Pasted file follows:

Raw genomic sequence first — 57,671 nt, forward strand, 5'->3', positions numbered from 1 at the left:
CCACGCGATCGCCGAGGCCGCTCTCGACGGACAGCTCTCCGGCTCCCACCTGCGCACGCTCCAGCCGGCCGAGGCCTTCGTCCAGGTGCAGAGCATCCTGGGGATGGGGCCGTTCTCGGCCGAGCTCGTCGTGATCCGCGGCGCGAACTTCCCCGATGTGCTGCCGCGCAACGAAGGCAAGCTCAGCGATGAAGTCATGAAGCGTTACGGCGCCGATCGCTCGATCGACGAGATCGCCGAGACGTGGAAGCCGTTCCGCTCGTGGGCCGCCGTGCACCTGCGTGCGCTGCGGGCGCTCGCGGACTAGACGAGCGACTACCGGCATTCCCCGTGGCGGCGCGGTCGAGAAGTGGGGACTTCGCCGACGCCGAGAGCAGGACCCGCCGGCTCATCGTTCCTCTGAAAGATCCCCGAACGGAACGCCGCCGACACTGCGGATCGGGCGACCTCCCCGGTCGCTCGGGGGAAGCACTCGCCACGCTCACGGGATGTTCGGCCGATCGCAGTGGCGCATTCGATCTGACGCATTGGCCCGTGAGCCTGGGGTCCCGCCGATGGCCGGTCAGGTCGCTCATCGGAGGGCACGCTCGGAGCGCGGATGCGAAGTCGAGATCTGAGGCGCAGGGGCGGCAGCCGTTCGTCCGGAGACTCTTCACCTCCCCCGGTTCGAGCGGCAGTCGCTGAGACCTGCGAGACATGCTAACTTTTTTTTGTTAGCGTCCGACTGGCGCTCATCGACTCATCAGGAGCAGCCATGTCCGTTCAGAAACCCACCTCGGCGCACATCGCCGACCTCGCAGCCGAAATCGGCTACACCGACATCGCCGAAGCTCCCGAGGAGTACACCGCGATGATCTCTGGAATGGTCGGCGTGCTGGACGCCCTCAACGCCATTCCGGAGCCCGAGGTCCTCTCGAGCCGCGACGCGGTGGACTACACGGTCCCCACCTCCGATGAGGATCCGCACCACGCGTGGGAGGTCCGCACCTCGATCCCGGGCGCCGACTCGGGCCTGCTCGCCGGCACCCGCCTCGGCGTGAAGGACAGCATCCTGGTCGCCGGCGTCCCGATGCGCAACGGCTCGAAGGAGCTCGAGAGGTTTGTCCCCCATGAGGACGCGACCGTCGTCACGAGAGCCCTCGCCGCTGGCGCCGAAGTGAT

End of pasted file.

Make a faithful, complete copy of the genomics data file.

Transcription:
Raw genomic sequence first — 57,671 nt, forward strand, 5'->3', positions numbered from 1 at the left:
CCACGCGATCGCCGAGGCCGCTCTCGACGGACAGCTCTCCGGCTCCCACCTGCGCACGCTCCAGCCGGCCGAGGCCTTCGTCCAGGTGCAGAGCATCCTGGGGATGGGGCCGTTCTCGGCCGAGCTCGTCGTGATCCGCGGCGCGAACTTCCCCGATGTGCTGCCGCGCAACGAAGGCAAGCTCAGCGATGAAGTCATGAAGCGTTACGGCGCCGATCGCTCGATCGACGAGATCGCCGAGACGTGGAAGCCGTTCCGCTCGTGGGCCGCCGTGCACCTGCGTGCGCTGCGGGCGCTCGCGGACTAGACGAGCGACTACCGGCATTCCCCGTGGCGGCGCGGTCGAGAAGTGGGGACTTCGCCGACGCCGAGAGCAGGACCCGCCGGCTCATCGTTCCTCTGAAAGATCCCCGAACGGAACGCCGCCGACACTGCGGATCGGGCGACCTCCCCGGTCGCTCGGGGGAAGCACTCGCCACGCTCACGGGATGTTCGGCCGATCGCAGTGGCGCATTCGATCTGACGCATTGGCCCGTGAGCCTGGGGTCCCGCCGATGGCCGGTCAGGTCGCTCATCGGAGGGCACGCTCGGAGCGCGGATGCGAAGTCGAGATCTGAGGCGCAGGGGCGGCAGCCGTTCGTCCGGAGACTCTTCACCTCCCCCGGTTCGAGCGGCAGTCGCTGAGACCTGCGAGACATGCTAACTTTTTTTTGTTAGCGTCCGACTGGCGCTCATCGACTCATCAGGAGCAGCCATGTCCGTTCAGAAACCCACCTCGGCGCACATCGCCGACCTCGCAGCCGAAATCGGCTACACCGACATCGCCGAAGCTCCCGAGGAGTACACCGCGATGATCTCTGGAATGGTCGGCGTGCTGGACGCCCTCAACGCCATTCCGGAGCCCGAGGTCCTCTCGAGCCGCGACGCGGTGGACTACACGGTCCCCACCTCCGATGAGGATCCGCACCACGCGTGGGAGGTCCGCACCTCGATCCCGGGCGCCGACTCGGGCCTGCTCGCCGGCACCCGCCTCGGCGTGAAGGACAGCATCCTGGTCGCCGGCGTCCCGATGCGCAACGGCTCGAAGGAGCTCGAGAGGTTTGTCCCCCATGAGGACGCGACCGTCGTCACGAGAGCCCTCGCCGCTGGCGCCGAAGTGAT